Just two years earlier, in 1991, Linus Torvalds had started work on his own operating system kernel. Originally based on the Minix operating system, itself an “open” operating system designed for teaching purposes, in a famous email on August 25, 1991, posted to the Minix usegroup, Torvalds announced that he was working on a “(free) operating system (just a hobby, won’t be big and professional like gnu) for 386 (486) AT clones.”[4] By September, Torvalds had released the first version of Linux, Version 0.1. Interest in Torvalds’ operating system, at least within the relatively small Minix community, was immediate and intense. Other programmers quickly responded to Torvalds’ postings with questions, comments, and suggestions for how to improve the nascent operating system.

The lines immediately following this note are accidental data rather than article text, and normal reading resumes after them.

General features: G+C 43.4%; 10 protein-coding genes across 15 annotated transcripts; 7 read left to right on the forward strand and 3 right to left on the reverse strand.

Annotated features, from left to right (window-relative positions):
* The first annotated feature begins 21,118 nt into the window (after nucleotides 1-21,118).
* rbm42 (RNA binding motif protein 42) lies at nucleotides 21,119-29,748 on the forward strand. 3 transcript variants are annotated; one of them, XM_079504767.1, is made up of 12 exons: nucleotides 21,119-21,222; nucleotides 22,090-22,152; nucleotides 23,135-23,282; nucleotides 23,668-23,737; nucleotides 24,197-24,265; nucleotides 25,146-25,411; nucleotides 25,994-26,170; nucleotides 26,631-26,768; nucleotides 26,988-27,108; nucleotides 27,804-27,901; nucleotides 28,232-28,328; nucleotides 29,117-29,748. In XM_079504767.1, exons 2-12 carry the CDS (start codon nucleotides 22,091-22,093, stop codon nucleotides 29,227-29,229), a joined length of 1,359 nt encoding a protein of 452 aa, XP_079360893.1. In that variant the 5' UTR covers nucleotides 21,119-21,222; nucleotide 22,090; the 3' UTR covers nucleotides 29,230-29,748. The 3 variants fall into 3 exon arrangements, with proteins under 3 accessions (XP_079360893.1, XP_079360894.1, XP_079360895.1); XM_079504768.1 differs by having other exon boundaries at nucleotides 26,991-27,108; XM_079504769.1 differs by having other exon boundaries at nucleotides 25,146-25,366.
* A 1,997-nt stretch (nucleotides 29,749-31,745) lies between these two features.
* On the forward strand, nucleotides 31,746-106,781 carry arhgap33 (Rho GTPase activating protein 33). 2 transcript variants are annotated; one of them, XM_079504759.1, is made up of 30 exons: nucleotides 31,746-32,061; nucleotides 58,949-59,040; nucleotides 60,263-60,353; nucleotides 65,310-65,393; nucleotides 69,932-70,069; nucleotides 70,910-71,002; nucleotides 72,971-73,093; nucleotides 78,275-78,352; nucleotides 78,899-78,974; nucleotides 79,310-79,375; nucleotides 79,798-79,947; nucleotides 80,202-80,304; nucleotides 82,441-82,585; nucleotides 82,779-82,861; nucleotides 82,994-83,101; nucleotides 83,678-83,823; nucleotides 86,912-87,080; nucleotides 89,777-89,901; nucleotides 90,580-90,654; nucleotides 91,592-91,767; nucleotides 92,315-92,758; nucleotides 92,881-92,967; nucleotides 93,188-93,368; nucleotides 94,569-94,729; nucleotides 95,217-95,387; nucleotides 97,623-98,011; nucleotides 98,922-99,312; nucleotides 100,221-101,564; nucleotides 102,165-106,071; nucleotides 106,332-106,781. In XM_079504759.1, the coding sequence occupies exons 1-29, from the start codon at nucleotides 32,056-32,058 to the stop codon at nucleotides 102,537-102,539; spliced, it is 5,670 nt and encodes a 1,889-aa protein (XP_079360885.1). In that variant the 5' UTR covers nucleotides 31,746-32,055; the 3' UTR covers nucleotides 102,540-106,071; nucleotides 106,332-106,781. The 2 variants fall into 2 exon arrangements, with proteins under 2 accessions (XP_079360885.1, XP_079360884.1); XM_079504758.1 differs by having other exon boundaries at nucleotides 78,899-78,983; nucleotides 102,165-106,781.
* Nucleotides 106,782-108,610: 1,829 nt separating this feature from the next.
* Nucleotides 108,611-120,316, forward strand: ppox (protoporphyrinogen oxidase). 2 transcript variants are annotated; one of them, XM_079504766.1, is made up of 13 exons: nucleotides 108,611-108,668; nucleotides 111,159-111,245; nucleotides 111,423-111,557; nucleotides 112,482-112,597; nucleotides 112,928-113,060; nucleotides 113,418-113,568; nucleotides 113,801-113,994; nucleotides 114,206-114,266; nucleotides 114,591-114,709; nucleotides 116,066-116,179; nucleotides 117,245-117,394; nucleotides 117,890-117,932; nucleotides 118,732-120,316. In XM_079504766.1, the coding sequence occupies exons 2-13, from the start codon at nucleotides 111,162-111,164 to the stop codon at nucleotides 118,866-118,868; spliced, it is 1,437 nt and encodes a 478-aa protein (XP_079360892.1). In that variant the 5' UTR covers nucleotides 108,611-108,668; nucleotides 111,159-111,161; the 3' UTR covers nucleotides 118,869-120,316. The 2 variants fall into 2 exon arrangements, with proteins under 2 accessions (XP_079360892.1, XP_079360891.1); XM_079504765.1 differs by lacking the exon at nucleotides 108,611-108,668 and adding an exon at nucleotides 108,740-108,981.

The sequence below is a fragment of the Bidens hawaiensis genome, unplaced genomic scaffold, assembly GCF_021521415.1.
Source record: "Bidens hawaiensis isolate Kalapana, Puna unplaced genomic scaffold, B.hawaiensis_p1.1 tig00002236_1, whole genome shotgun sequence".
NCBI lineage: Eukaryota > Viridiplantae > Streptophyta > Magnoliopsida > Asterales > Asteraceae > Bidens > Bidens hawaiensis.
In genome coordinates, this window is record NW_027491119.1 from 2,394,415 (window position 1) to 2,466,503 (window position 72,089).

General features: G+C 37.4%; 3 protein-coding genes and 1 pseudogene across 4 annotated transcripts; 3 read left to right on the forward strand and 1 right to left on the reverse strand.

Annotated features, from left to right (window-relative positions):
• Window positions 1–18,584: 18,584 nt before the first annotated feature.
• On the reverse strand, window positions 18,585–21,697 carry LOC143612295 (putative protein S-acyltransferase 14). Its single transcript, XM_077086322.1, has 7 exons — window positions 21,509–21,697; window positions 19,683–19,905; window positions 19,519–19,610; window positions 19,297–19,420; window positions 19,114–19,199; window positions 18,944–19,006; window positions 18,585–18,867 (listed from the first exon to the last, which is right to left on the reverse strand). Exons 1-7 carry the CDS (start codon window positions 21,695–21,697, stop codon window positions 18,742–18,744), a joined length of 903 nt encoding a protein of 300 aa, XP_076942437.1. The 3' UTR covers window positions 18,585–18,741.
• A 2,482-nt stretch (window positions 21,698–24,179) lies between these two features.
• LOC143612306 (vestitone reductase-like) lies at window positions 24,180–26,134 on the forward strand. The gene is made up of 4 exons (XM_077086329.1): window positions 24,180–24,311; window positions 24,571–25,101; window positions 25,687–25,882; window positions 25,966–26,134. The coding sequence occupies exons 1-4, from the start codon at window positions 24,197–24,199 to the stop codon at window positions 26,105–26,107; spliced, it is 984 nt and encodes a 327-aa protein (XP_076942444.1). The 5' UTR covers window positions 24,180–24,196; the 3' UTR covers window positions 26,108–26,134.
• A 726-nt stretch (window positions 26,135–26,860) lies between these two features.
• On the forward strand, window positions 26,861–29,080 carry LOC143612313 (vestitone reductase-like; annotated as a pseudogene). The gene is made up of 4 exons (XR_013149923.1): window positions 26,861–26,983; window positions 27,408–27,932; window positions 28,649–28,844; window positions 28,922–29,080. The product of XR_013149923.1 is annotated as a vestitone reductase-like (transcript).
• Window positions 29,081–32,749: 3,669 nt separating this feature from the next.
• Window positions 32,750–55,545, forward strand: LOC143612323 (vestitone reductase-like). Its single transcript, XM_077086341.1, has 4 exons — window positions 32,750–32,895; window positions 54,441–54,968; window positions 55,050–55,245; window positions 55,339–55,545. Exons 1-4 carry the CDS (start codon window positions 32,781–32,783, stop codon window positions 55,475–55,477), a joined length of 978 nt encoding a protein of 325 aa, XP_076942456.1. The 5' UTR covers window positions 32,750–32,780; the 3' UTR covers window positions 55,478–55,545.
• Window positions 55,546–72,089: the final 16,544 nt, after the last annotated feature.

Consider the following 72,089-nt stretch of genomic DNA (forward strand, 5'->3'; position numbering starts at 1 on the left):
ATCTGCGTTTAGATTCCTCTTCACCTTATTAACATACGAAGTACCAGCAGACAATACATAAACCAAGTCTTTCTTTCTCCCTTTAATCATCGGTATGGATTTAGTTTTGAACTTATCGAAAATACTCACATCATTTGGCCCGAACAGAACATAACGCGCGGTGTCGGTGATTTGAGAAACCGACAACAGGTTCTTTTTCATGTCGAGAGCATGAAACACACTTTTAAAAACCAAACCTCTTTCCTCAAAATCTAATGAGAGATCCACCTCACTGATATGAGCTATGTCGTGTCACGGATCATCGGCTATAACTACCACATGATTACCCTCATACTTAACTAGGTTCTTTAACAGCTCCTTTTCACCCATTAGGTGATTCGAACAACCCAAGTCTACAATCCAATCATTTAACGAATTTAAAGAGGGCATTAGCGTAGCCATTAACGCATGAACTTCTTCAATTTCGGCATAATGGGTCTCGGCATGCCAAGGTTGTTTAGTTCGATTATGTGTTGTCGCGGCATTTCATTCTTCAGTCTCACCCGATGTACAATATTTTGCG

These postings set into motion what would quickly become the Linux phenomenon. This process involved, and indeed depended on the contributions of at first dozens, then hundreds, and now thousands of users, debuggers, and programmers. This development model is likely Torvalds’ most significant contribution to open source and free software programming—notwithstanding his own considerable organizational and programming abilities. As the project grew in size and complexity, a structure developed organically, with other noteworthy programmers—such as Alan Cox, Dave Miller, and Ted Ts’o—taking on significant roles in managing the burgeoning growth of these projects. These three, and others, act as intermediaries between Torvalds, who remains at the center of the project.